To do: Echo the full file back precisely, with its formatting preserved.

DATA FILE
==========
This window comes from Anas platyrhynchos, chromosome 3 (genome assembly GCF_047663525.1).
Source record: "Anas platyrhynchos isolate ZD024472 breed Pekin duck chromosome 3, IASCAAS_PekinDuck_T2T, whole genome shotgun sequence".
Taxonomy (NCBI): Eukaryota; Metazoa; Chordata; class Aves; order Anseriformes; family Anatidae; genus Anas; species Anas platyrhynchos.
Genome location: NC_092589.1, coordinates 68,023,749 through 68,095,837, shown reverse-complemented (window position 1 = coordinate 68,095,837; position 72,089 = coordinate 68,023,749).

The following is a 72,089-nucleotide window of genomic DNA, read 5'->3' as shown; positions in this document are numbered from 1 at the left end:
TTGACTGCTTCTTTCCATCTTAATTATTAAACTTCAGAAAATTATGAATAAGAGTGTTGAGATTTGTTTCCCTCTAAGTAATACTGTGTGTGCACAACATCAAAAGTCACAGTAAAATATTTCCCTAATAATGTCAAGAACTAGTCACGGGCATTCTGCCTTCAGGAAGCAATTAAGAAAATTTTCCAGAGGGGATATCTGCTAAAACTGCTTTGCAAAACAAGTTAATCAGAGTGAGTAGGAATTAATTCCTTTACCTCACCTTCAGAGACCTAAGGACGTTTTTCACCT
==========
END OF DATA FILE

This window comes from Anas platyrhynchos, chromosome 3 (genome assembly GCF_047663525.1).
Source record: "Anas platyrhynchos isolate ZD024472 breed Pekin duck chromosome 3, IASCAAS_PekinDuck_T2T, whole genome shotgun sequence".
Taxonomy (NCBI): Eukaryota; Metazoa; Chordata; class Aves; order Anseriformes; family Anatidae; genus Anas; species Anas platyrhynchos.
Genome location: NC_092589.1, coordinates 68,023,749 through 68,095,837, shown reverse-complemented (window position 1 = coordinate 68,095,837; position 72,089 = coordinate 68,023,749).

The following is a 72,089-nucleotide window of genomic DNA, read 5'->3' as shown; positions in this document are numbered from 1 at the left end:
TTGACTGCTTCTTTCCATCTTAATTATTAAACTTCAGAAAATTATGAATAAGAGTGTTGAGATTTGTTTCCCTCTAAGTAATACTGTGTGTGCACAACATCAAAAGTCACAGTAAAATATTTCCCTAATAATGTCAAGAACTAGTCACGGGCATTCTGCCTTCAGGAAGCAATTAAGAAAATTTTCCAGAGGGGATATCTGCTAAAACTGCTTTGCAAAACAAGTTAATCAGAGTGAGTAGGAATTAATTCCTTTACCTCACCTTCAGAGACCTAAGGACGTTTTTCACCT